II.D.3.4. Describe historical and contemporary efforts to reduce discrepancies between ideals and the reality of American public life, e.g., abolition, suffrage, civil rights, and environmental protection movements
III.B. How does the government established by the constitution embody the purposes, values, and principles of American democracy? What does the national government do?
III.B.1. Major responsibilities for domestic and foreign policy. Students should be able to explain the major responsibilities of the national government for domestic and foreign policy. To achieve this standard, students should be able to
III.B.1.1. Identify historical and contemporary examples of important domestic policies, e.g., Pure Food and Drug Act, Environmental Protection Act, civil rights laws, child labor laws, minimum wage laws, Aid to Families with Dependent Children, Social Security
III.B.1.2. Explain how and why domestic policies affect their lives
III.F. How does the government established by the constitution embody the purposes, values, and principles of American democracy? How does the American political system provide for choice and opportunities for participation?
III.F.1. The public agenda. Students should be able to explain what is meant by the public agenda and how it is set. To achieve this standard, students should be able to
III.F.1.2. Describe how the public agenda is shaped by political leaders, interest groups, the media, state and federal courts, individual citizens
III.F.4. Associations and groups. Students should be able to explain how interest groups, unions, and professional organizations provide opportunities for citizens to participate in the political process. To achieve this standard, students should be able to
III.F.4.1. Describe the historical roles of prominent associations and groups in local, state, or national politics, e.g., abolitionists, suffragists, labor unions, agricultural organizations, civil rights groups, religious organizations
III.F.5. Forming and carrying out public policy. Students should be able to explain how public policy is formed and carried out at local, state, and national levels and what roles individuals can play in the process. To achieve this standard, students should be able to
III.F.5.1. Define public policy and identify examples at local, state, and national levels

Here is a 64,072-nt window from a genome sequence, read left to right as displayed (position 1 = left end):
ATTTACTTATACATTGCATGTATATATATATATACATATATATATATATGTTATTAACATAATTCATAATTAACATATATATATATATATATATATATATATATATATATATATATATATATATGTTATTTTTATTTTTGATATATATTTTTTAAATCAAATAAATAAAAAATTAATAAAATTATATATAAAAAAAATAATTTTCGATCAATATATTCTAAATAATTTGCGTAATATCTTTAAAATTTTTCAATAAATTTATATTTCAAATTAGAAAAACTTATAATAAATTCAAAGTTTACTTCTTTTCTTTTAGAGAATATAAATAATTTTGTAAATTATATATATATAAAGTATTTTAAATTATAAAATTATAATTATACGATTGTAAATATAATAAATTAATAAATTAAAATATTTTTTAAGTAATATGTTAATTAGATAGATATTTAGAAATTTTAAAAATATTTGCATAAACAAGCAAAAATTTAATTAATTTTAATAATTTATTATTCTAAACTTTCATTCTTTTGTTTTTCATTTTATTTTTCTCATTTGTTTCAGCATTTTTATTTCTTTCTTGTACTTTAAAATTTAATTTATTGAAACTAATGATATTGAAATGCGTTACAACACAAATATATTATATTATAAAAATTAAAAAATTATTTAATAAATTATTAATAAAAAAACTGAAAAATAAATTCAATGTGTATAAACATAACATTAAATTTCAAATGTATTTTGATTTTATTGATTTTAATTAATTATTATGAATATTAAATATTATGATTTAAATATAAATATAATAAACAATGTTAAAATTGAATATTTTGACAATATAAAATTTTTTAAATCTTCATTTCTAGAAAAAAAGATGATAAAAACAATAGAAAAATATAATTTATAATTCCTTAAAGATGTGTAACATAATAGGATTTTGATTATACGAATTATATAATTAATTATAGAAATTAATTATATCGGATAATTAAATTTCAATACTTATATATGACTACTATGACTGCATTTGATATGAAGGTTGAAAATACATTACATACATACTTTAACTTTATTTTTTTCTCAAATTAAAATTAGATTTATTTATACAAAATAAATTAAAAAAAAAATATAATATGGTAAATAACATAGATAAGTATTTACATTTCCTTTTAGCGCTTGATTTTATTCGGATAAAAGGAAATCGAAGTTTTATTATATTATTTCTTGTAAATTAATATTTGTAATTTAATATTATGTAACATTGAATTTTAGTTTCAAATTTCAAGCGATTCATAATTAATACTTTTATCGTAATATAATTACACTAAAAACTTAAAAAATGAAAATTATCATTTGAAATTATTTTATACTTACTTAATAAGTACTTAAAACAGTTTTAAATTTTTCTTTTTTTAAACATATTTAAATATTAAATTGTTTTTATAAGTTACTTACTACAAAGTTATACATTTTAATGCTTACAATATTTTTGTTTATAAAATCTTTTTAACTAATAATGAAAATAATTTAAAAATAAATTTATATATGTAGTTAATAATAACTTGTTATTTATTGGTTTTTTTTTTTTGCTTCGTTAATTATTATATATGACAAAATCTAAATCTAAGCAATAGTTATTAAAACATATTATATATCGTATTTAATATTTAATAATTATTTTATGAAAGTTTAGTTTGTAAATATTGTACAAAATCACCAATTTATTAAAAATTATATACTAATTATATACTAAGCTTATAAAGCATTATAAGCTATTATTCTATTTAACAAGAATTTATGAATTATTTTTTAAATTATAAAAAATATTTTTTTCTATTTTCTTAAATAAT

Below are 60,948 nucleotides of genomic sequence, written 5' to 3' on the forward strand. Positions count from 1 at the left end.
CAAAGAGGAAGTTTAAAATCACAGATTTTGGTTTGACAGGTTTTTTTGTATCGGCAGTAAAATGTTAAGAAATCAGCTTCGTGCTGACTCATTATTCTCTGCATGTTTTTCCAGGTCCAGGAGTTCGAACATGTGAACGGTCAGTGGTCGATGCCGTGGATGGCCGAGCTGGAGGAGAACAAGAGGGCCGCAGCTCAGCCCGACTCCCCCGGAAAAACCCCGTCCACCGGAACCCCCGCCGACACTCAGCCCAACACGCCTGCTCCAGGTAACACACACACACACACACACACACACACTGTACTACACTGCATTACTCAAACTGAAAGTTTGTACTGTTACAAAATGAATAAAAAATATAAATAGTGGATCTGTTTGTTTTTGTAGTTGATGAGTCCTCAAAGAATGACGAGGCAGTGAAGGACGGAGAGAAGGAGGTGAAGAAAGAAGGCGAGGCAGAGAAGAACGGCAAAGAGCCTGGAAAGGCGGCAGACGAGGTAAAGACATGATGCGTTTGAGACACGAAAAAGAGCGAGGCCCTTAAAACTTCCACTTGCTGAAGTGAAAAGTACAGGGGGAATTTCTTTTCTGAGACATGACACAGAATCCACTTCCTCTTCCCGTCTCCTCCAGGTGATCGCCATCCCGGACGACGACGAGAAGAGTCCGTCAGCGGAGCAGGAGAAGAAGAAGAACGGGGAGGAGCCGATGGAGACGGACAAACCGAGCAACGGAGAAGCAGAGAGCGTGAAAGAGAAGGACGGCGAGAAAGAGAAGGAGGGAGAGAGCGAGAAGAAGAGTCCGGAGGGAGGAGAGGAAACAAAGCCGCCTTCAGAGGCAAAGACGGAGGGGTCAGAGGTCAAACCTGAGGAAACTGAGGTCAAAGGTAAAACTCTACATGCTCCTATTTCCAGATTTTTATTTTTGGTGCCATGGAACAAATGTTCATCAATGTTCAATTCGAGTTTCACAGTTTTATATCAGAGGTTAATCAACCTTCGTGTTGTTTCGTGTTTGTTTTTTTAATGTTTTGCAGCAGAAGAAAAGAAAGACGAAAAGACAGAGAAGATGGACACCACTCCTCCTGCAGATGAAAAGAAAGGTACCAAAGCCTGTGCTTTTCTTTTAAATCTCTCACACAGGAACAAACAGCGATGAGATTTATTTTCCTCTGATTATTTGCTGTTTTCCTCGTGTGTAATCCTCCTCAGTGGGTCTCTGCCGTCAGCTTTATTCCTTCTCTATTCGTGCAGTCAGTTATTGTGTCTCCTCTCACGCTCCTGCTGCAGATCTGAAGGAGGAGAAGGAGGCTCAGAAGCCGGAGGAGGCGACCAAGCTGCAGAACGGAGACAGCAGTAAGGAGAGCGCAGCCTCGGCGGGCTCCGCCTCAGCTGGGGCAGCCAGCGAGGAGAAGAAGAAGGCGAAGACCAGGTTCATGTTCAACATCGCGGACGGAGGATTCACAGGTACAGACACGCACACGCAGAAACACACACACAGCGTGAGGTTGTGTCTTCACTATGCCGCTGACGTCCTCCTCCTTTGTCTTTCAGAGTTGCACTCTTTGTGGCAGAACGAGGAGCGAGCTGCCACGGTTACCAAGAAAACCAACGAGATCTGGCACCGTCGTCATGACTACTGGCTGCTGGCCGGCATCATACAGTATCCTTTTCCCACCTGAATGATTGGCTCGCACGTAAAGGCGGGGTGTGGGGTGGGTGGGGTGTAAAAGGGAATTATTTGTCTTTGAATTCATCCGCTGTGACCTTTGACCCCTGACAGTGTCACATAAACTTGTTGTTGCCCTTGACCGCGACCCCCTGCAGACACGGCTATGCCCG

III.F.5.2. Describe how public policies are formed and implemented
V.E. What are the roles of the citizen in American democracy? How can citizens take part in civic life?
V.E.3. Forms of political participation. Students should be able to describe the means by which Americans can monitor and influence politics and government. To achieve this standard, students should be able to
V.E.3.2. Describe historical and current examples of citizen movements seeking to promote individual rights and the common good, e.g., abolition, suffrage, labor and civil rights movements
N.NCHS. National Center for History in Schools (NCHS)
NCHS.HT. Historical Thinking Standards
HT.2. Historical Comprehension
HT.2.B. Reconstruct the literal meaning of a historical passage.
NCHS.USH. United States History Content Standards
USH.5. Era 5: Civil War and Reconstruction (1850-1877)
USH.5.3. How various reconstruction plans succeeded or failed.
USH.5.3C. The student understands the successes and failures of Reconstruction in the South, North, and West.
USH.6. Era 6: The Development of the Industrial United States (1870-1900)
USH.6.3. The rise of the American labor movement and how political issues reflected social and economic changes.
USH.6.3C. The student understands how Americans grappled with social, economic, and political issues.
USH.9. Era 9: Postwar United States (1945 to early 1970s)
USH.9.3. Domestic policies after World War II.
USH.9.3A. The student understands the political debates of the post-World War II era.
USH.9.4. The struggle for racial and gender equality and the extension of civil liberties.
USH.9.4A. The student understands the “Second Reconstruction” and its advancement of civil rights.
USH.10. Era 10: Contemporary United States (1968 to the present)
USH.10.1. Recent developments in foreign and domestic politics.
USH.10.1B. The student understands domestic politics in contemporary society.